"This star is not acting its age, and having a big planet as a companion may be the explanation," said Poppenhaeger. "It's possible this hot Jupiter is keeping the star's rotation and magnetic activity high because of tidal forces, making it behave in some ways like a much younger star."

Transit observations of the Hot Jupiter HD 189733b at X-ray wavelengths - K. Poppenhaeger, J.H.M.M. Schmitt, S.J. Wolk
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SAO: The First Detection of a Transiting Exoplanet in X-rays

Post by bystander » Sun Sep 01, 2013 8:43 pm

The First Detection of a Transiting Exoplanet in the X-rays
Smithsonian Astrophysical Observatory
Weekly Science Update | 2013 Aug 23

About 940 confirmed exoplanets (planets around stars other than our Sun) have been discovered since the first one was detected over ten years ago. Researchers have been working steadily ever since to characterize and model the physical properties of these bodies. Since many of these exoplanets are found close to their host stars (unlike planets in the solar system), they are subject to strong stellar irradiation that can affect their atmospheres -- if they have one. Models predict that in some cases the incident stellar flux can deposit enough energy into the planet's atmosphere to swell it in size, or even cause it to evaporate. The process is thought to be driven by X-ray and extreme-UV radiation, although astronomers disagree on the details.

A so-called "hot Jupiter" is an exoplanet that is about the size of Jupiter and orbits its host star at a very much closer distance than Mercury is to the Sun in our solar system. Not surprisingly, then, the first observational evidence for extended planetary atmospheres -- and their possible evaporation -- was found for hot Jupiters. One hot Jupiter, HD 189733b, is a prime candidate for studying exoplanet atmospheres because it is relatively close to us, only sixty-four light-years away. With a mass of about 1.138 Jupiters, it orbits its star once every 2.22 days.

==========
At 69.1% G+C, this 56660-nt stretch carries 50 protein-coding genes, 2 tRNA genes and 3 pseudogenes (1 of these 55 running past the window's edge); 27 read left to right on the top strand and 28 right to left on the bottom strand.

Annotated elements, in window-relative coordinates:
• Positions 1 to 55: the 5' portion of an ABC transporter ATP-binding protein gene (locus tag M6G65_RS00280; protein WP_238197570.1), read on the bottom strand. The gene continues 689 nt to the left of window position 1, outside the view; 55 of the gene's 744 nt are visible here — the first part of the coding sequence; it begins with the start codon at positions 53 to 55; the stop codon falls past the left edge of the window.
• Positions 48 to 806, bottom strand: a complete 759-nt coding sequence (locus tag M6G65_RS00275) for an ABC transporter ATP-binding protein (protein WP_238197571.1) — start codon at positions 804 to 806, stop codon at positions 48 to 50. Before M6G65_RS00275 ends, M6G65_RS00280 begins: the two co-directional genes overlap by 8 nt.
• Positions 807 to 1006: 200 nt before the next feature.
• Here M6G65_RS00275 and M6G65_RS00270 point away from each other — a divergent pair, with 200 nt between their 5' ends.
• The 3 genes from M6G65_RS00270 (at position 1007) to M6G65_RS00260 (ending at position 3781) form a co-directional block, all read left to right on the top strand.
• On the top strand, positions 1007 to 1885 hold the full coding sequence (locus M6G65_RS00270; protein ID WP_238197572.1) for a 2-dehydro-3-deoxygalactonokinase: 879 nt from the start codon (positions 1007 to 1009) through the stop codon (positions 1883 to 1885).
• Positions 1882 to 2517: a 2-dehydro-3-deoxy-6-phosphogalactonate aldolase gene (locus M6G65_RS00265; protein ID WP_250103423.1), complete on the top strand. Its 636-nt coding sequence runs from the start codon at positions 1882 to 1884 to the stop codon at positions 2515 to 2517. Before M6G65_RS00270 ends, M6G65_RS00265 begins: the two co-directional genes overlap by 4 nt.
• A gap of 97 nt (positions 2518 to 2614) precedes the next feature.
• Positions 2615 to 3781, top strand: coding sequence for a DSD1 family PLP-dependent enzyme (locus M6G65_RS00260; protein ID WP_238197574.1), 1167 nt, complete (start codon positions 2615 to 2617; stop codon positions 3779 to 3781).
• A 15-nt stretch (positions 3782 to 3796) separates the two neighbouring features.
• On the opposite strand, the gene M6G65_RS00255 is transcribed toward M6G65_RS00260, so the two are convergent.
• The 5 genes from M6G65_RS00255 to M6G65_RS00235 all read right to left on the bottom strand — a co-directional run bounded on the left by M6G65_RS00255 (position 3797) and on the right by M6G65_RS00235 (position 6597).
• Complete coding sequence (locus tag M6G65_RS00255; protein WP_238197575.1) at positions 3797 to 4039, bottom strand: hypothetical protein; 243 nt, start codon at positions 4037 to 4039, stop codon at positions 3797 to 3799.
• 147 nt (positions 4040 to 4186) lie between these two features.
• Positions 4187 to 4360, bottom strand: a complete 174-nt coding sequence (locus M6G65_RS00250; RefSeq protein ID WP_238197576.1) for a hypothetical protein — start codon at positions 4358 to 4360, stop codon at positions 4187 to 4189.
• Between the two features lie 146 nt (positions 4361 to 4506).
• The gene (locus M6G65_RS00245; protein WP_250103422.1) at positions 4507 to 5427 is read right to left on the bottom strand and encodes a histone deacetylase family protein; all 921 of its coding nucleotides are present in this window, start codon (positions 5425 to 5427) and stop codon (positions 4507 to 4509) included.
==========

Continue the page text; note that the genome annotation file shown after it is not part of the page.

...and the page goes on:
CfA astronomers Katja Poppenhaeger and Scott Wolk, and a colleague, used the Chandra X-ray Observatory and the XMM satellite to monitor the transits of HD 189733b at X-ray wavelengths. In the optical, the transit of this exoplanet across the face of its host star causes a dip in the starlight of 2.41%. To their surprise, the astronomers found that in the X-ray band the transit caused a dip in the light three to four times larger than this. It is possible that the cause of this large decrease is that the host star has an X-ray emitting hot spot that is smaller than the optical disk, but the scientists, after exploring this and other possibilities, conclude that the alternative is more likely. The atmosphere of the exoplanet is swollen due to the intense radiation; although it is transparent in the optical and plays little role in the optical transit depth, it is opaque at X-rays and so blocks relatively more of the star's X-ray emission. The discovery improves our understanding of how exoplanetary atmospheres are heated, and paves the way for future X-ray research into the ways in which a planet's host star can affect its atmosphere.

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Re: CXC: HD 189733: Chandra Sees Eclipsing Planet in X-rays

Post by Ann » Mon Sep 02, 2013 2:16 am

So blue planet HD 189733b sparkles in X-rays, too! How appropriate. This is a short-wave planet! Image

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Re: CXC: HD 189733: Chandra Sees Eclipsing Planet in X-rays

Post by Beyond » Mon Sep 02, 2013 3:03 am

Short wave :?: :arrow: Image
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Re: CXC: HD 189733: Chandra Sees Eclipsing Planet in X-rays

Post by Ann » Mon Sep 02, 2013 9:55 am

It's a royal planet, then! Kings and queens and people like that usually make small waves! :wink: